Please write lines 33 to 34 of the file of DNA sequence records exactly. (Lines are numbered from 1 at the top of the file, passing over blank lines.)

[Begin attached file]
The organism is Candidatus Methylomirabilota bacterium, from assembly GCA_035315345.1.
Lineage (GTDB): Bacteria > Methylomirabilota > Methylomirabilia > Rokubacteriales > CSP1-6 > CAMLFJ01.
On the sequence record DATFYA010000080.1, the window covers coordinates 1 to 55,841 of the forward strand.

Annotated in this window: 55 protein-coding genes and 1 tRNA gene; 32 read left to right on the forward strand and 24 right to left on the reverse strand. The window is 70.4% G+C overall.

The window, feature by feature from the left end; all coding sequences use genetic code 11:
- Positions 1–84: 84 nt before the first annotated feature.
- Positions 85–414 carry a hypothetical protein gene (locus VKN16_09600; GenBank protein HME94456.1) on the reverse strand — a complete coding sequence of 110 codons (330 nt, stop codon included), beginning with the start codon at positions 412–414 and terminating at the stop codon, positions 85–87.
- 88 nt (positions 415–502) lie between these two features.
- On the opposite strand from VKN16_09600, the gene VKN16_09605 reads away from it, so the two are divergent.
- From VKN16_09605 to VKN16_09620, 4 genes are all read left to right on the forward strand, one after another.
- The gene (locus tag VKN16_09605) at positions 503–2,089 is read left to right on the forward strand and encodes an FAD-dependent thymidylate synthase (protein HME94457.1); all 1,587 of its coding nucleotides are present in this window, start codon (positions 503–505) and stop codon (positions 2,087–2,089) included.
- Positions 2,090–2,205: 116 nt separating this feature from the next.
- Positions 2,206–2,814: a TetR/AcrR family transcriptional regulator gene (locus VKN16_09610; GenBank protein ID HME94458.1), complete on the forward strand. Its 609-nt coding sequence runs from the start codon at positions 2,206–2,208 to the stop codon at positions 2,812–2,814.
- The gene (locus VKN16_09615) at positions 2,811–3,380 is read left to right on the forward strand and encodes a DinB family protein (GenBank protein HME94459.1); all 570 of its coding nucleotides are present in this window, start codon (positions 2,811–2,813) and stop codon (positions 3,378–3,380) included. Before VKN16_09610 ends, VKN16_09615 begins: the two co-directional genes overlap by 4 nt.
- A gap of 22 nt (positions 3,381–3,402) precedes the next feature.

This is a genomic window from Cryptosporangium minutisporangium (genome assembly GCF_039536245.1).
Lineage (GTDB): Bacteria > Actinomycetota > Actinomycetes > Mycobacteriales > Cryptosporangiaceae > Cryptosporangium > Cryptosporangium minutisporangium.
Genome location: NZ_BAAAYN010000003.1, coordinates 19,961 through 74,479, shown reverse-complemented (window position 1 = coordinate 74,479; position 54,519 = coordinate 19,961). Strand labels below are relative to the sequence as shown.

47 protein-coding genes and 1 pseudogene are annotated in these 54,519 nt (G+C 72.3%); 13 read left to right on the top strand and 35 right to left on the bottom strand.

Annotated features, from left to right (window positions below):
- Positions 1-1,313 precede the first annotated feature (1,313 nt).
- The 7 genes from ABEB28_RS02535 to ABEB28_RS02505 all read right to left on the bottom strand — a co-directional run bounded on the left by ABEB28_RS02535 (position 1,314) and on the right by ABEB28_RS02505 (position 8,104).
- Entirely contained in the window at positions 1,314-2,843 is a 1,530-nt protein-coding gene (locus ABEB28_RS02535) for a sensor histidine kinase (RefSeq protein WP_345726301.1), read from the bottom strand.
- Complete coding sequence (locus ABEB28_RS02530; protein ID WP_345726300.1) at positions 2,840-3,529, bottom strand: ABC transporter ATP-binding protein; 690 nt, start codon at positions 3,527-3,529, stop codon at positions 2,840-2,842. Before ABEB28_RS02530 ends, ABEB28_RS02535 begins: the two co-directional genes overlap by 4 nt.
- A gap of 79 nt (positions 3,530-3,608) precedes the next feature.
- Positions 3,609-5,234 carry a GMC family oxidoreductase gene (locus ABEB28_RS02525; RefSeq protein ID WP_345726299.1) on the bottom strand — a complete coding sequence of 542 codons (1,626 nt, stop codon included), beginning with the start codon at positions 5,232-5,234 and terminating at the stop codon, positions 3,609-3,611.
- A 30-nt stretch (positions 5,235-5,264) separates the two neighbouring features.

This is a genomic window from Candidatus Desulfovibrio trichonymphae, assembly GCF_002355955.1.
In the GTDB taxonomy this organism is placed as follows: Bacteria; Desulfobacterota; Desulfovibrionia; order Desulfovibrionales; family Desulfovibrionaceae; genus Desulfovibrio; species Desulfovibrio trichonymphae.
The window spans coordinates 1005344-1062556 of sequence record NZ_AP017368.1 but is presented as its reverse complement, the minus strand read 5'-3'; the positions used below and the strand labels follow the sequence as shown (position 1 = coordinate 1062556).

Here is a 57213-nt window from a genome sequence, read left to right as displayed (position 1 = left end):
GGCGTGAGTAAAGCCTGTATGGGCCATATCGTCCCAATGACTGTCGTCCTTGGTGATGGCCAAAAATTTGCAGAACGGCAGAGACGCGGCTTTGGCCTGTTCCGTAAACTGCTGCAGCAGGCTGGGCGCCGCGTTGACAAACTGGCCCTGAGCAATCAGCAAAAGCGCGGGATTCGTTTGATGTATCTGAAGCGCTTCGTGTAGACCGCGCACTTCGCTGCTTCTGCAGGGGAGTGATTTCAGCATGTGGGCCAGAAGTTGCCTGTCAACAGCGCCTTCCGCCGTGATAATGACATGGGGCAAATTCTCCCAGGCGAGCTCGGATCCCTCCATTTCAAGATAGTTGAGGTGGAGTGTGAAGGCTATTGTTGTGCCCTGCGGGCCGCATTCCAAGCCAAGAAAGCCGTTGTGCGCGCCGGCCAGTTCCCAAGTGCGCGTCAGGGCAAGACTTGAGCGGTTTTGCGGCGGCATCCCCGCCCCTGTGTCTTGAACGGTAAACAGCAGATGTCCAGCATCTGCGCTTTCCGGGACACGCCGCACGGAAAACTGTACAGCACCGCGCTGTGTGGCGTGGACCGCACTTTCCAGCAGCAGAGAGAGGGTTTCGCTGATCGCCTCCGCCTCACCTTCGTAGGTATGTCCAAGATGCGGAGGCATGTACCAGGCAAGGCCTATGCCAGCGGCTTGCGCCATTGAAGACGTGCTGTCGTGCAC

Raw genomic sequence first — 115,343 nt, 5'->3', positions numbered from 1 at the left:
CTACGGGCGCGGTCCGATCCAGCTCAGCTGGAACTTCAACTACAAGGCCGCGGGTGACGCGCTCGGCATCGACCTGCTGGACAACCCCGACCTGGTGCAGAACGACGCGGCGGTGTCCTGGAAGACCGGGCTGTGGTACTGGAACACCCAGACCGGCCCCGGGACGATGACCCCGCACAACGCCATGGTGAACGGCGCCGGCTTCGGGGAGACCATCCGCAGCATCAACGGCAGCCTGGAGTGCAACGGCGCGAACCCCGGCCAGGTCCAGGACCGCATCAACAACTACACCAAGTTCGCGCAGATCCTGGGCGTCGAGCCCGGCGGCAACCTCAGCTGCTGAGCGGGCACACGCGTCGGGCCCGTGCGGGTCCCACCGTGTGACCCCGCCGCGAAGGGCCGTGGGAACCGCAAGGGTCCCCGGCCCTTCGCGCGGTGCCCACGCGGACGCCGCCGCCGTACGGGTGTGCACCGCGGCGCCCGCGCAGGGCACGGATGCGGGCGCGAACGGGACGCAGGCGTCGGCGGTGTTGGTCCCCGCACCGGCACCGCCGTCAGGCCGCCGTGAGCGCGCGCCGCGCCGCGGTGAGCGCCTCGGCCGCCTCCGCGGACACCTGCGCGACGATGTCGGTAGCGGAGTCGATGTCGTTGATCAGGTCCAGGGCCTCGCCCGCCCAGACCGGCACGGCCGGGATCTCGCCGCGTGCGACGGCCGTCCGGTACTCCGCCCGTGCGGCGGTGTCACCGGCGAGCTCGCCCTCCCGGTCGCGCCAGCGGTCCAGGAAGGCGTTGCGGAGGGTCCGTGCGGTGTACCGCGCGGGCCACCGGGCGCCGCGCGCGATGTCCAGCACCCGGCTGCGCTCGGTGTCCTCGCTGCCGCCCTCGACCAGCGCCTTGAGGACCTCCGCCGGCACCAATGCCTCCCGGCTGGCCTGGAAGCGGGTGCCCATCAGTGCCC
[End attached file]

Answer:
Raw genomic sequence first — 115,343 nt, 5'->3', positions numbered from 1 at the left:
CTACGGGCGCGGTCCGATCCAGCTCAGCTGGAACTTCAACTACAAGGCCGCGGGTGACGCGCTCGGCATCGACCTGCTGGACAACCCCGACCTGGTGCAGAACGACGCGGCGGTGTCCTGGAAGACCGGGCTGTGGTACTGGAACACCCAGACCGGCCCCGGGACGATGACCCCGCACAACGCCATGGTGAACGGCGCCGGCTTCGGGGAGACCATCCGCAGCATCAACGGCAGCCTGGAGTGCAACGGCGCGAACCCCGGCCAGGTCCAGGACCGCATCAACAACTACACCAAGTTCGCGCAGATCCTGGGCGTCGAGCCCGGCGGCAACCTCAGCTGCTGAGCGGGCACACGCGTCGGGCCCGTGCGGGTCCCACCGTGTGACCCCGCCGCGAAGGGCCGTGGGAACCGCAAGGGTCCCCGGCCCTTCGCGCGGTGCCCACGCGGACGCCGCCGCCGTACGGGTGTGCACCGCGGCGCCCGCGCAGGGCACGGATGCGGGCGCGAACGGGACGCAGGCGTCGGCGGTGTTGGTCCCCGCACCGGCACCGCCGTCAGGCCGCCGTGAGCGCGCGCCGCGCCGCGGTGAGCGCCTCGGCCGCCTCCGCGGACACCTGCGCGACGATGTCGGTAGCGGAGTCGATGTCGTTGATCAGGTCCAGGGCCTCGCCCGCCCAGACCGGCACGGCCGGGATCTCGCCGCGTGCGACGGCCGTCCGGTACTCCGCCCGTGCGGCGGTGTCACCGGCGAGCTCGCCCTCCCGGTCGCGCCAGCGGTCCAGGAAGGCGTTGCGGAGGGTCCGTGCGGTGTACCGCGCGGGCCACCGGGCGCCGCGCGCGATGTCCAGCACCCGGCTGCGCTCGGTGTCCTCGCTGCCGCCCTCGACCAGCGCCTTGAGGACCTCCGCCGGCACCAATGCCTCCCGGCTGGCCTGGAAGCGGGTGCCCATCAGTGCCC